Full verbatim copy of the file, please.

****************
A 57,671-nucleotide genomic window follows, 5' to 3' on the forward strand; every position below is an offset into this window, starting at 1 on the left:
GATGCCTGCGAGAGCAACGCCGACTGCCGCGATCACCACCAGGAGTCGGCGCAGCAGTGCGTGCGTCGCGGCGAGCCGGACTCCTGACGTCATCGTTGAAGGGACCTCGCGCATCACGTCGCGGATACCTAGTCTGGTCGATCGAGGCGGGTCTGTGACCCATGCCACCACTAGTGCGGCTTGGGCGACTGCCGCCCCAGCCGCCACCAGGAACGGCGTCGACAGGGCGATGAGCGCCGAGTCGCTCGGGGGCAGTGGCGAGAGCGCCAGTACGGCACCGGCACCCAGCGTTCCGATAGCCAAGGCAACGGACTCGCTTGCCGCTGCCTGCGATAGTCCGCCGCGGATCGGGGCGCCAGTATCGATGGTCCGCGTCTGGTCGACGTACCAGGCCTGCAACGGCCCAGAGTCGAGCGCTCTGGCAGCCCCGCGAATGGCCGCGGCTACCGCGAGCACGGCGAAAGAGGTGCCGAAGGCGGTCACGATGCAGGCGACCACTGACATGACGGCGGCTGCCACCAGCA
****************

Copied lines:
A 57,671-nucleotide genomic window follows, 5' to 3' on the forward strand; every position below is an offset into this window, starting at 1 on the left:
GATGCCTGCGAGAGCAACGCCGACTGCCGCGATCACCACCAGGAGTCGGCGCAGCAGTGCGTGCGTCGCGGCGAGCCGGACTCCTGACGTCATCGTTGAAGGGACCTCGCGCATCACGTCGCGGATACCTAGTCTGGTCGATCGAGGCGGGTCTGTGACCCATGCCACCACTAGTGCGGCTTGGGCGACTGCCGCCCCAGCCGCCACCAGGAACGGCGTCGACAGGGCGATGAGCGCCGAGTCGCTCGGGGGCAGTGGCGAGAGCGCCAGTACGGCACCGGCACCCAGCGTTCCGATAGCCAAGGCAACGGACTCGCTTGCCGCTGCCTGCGATAGTCCGCCGCGGATCGGGGCGCCAGTATCGATGGTCCGCGTCTGGTCGACGTACCAGGCCTGCAACGGCCCAGAGTCGAGCGCTCTGGCAGCCCCGCGAATGGCCGCGGCTACCGCGAGCACGGCGAAAGAGGTGCCGAAGGCGGTCACGATGCAGGCGACCACTGACATGACGGCGGCTGCCACCAGCA